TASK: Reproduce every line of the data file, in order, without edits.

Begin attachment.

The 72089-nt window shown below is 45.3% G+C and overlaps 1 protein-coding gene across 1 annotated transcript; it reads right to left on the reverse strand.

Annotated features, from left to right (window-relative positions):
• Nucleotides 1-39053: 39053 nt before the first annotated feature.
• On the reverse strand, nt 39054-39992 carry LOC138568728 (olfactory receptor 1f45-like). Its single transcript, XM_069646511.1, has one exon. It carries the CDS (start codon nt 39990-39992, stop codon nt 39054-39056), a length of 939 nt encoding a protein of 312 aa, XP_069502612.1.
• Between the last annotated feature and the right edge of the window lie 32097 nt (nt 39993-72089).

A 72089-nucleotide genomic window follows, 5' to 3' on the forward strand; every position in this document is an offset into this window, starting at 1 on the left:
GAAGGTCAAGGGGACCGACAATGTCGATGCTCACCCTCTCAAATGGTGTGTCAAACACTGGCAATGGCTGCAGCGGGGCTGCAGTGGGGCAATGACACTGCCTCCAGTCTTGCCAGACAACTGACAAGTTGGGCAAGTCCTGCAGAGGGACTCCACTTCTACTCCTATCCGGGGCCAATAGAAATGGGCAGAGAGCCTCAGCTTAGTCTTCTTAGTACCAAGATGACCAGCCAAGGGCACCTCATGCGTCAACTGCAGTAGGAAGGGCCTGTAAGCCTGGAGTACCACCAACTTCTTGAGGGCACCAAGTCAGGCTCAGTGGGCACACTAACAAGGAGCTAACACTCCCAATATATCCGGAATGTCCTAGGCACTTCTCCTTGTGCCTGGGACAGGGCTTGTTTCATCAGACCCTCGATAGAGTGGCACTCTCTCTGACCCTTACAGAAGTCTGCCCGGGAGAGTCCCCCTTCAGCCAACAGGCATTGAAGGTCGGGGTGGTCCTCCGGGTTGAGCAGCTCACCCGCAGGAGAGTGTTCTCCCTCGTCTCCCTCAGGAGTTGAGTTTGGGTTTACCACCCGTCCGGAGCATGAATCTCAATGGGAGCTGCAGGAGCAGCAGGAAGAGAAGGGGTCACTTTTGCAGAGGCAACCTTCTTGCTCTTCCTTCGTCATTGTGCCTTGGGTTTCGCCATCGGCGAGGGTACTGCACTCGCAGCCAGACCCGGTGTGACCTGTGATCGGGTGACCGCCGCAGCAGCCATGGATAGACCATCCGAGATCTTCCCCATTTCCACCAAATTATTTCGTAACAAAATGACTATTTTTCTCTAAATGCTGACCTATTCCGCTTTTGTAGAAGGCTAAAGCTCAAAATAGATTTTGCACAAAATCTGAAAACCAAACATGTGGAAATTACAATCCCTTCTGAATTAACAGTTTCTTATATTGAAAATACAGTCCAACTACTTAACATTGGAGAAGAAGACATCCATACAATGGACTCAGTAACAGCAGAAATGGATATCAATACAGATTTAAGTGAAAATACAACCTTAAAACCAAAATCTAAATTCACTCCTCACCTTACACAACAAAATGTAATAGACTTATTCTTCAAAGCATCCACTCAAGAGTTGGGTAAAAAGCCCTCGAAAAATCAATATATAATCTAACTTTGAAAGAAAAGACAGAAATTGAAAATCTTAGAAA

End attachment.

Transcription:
The 72089-nt window shown below is 45.3% G+C and overlaps 1 protein-coding gene across 1 annotated transcript; it reads right to left on the reverse strand.

Annotated features, from left to right (window-relative positions):
• Nucleotides 1-39053: 39053 nt before the first annotated feature.
• On the reverse strand, nt 39054-39992 carry LOC138568728 (olfactory receptor 1f45-like). Its single transcript, XM_069646511.1, has one exon. It carries the CDS (start codon nt 39990-39992, stop codon nt 39054-39056), a length of 939 nt encoding a protein of 312 aa, XP_069502612.1.
• Between the last annotated feature and the right edge of the window lie 32097 nt (nt 39993-72089).

A 72089-nucleotide genomic window follows, 5' to 3' on the forward strand; every position in this document is an offset into this window, starting at 1 on the left:
GAAGGTCAAGGGGACCGACAATGTCGATGCTCACCCTCTCAAATGGTGTGTCAAACACTGGCAATGGCTGCAGCGGGGCTGCAGTGGGGCAATGACACTGCCTCCAGTCTTGCCAGACAACTGACAAGTTGGGCAAGTCCTGCAGAGGGACTCCACTTCTACTCCTATCCGGGGCCAATAGAAATGGGCAGAGAGCCTCAGCTTAGTCTTCTTAGTACCAAGATGACCAGCCAAGGGCACCTCATGCGTCAACTGCAGTAGGAAGGGCCTGTAAGCCTGGAGTACCACCAACTTCTTGAGGGCACCAAGTCAGGCTCAGTGGGCACACTAACAAGGAGCTAACACTCCCAATATATCCGGAATGTCCTAGGCACTTCTCCTTGTGCCTGGGACAGGGCTTGTTTCATCAGACCCTCGATAGAGTGGCACTCTCTCTGACCCTTACAGAAGTCTGCCCGGGAGAGTCCCCCTTCAGCCAACAGGCATTGAAGGTCGGGGTGGTCCTCCGGGTTGAGCAGCTCACCCGCAGGAGAGTGTTCTCCCTCGTCTCCCTCAGGAGTTGAGTTTGGGTTTACCACCCGTCCGGAGCATGAATCTCAATGGGAGCTGCAGGAGCAGCAGGAAGAGAAGGGGTCACTTTTGCAGAGGCAACCTTCTTGCTCTTCCTTCGTCATTGTGCCTTGGGTTTCGCCATCGGCGAGGGTACTGCACTCGCAGCCAGACCCGGTGTGACCTGTGATCGGGTGACCGCCGCAGCAGCCATGGATAGACCATCCGAGATCTTCCCCATTTCCACCAAATTATTTCGTAACAAAATGACTATTTTTCTCTAAATGCTGACCTATTCCGCTTTTGTAGAAGGCTAAAGCTCAAAATAGATTTTGCACAAAATCTGAAAACCAAACATGTGGAAATTACAATCCCTTCTGAATTAACAGTTTCTTATATTGAAAATACAGTCCAACTACTTAACATTGGAGAAGAAGACATCCATACAATGGACTCAGTAACAGCAGAAATGGATATCAATACAGATTTAAGTGAAAATACAACCTTAAAACCAAAATCTAAATTCACTCCTCACCTTACACAACAAAATGTAATAGACTTATTCTTCAAAGCATCCACTCAAGAGTTGGGTAAAAAGCCCTCGAAAAATCAATATATAATCTAACTTTGAAAGAAAAGACAGAAATTGAAAATCTTAGAAA